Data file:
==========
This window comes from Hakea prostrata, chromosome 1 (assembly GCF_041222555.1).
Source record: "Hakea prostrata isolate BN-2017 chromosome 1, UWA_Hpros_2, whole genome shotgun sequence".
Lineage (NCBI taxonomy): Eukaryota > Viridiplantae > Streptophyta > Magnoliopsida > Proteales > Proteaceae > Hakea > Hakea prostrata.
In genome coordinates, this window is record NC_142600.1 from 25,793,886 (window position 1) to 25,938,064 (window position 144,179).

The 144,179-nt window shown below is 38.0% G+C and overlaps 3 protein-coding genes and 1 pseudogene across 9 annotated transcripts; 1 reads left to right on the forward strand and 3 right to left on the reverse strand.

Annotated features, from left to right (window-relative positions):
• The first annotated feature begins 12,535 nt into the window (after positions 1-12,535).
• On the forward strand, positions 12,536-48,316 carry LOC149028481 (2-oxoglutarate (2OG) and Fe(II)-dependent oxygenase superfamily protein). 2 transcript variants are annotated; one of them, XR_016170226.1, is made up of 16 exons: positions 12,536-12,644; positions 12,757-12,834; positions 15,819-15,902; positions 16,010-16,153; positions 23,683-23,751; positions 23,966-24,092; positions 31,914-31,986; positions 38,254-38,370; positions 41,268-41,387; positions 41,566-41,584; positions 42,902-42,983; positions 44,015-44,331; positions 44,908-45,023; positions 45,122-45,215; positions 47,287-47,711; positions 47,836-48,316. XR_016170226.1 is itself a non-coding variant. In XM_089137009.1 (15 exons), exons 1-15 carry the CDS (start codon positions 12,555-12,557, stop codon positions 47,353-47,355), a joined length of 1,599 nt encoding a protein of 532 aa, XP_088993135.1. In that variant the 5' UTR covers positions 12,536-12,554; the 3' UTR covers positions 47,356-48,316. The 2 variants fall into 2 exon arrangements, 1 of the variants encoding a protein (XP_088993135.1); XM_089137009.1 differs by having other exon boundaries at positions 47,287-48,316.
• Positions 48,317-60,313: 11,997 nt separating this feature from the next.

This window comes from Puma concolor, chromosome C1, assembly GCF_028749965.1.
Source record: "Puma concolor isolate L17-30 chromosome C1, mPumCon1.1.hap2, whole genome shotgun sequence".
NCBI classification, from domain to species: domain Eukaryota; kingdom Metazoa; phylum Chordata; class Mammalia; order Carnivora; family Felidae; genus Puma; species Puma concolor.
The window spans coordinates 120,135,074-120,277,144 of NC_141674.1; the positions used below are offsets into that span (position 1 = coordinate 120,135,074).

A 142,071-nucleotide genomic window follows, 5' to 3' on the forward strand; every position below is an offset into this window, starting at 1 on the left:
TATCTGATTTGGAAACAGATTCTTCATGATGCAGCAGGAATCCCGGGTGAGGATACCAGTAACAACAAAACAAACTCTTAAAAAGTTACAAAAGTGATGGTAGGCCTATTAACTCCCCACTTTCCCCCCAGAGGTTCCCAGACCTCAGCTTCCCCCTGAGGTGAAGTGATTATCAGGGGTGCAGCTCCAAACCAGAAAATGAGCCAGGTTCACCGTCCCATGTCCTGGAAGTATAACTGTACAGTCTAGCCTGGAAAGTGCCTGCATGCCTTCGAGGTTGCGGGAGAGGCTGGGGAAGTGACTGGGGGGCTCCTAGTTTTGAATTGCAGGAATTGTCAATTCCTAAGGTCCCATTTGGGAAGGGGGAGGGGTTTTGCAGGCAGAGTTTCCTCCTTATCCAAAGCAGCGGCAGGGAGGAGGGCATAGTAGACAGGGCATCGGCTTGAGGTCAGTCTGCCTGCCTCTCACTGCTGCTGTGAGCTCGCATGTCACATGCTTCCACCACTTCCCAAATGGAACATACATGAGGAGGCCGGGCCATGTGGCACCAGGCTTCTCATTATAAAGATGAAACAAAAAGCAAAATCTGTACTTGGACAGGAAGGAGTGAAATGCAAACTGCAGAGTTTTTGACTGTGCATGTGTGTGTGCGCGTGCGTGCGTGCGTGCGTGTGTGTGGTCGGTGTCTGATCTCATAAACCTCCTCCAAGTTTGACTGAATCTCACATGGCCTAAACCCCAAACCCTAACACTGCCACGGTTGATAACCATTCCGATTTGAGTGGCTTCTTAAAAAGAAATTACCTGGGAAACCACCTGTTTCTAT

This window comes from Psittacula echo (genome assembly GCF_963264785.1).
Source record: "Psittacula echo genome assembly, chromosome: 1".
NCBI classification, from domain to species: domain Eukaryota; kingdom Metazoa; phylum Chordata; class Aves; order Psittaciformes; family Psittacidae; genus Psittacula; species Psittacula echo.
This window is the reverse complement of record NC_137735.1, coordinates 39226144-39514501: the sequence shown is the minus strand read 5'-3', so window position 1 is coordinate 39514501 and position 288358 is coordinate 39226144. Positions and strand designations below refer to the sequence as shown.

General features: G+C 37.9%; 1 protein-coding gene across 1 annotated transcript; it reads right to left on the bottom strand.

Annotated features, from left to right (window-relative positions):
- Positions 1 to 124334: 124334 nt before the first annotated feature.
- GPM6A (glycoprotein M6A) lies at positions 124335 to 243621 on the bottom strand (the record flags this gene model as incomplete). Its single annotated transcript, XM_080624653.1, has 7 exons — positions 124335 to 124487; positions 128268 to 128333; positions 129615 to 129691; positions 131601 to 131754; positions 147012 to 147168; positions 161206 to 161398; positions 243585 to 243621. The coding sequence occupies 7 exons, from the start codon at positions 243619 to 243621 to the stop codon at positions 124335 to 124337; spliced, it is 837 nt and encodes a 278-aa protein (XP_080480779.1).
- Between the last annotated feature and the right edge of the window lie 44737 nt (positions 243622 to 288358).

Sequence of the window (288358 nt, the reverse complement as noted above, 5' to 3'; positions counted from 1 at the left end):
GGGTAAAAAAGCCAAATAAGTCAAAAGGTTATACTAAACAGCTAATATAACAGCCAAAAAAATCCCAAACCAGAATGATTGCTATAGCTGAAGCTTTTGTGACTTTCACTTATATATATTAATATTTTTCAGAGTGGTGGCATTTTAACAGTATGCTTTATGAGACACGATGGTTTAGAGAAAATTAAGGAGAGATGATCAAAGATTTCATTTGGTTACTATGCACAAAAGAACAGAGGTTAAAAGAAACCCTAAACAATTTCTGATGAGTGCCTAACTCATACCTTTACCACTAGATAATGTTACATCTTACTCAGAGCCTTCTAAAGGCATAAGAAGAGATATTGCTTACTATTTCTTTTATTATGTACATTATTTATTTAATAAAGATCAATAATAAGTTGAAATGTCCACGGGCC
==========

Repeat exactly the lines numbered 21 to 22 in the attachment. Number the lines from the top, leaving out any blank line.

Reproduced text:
Annotated features, from left to right (window-relative positions):
- Positions 1 to 124334: 124334 nt before the first annotated feature.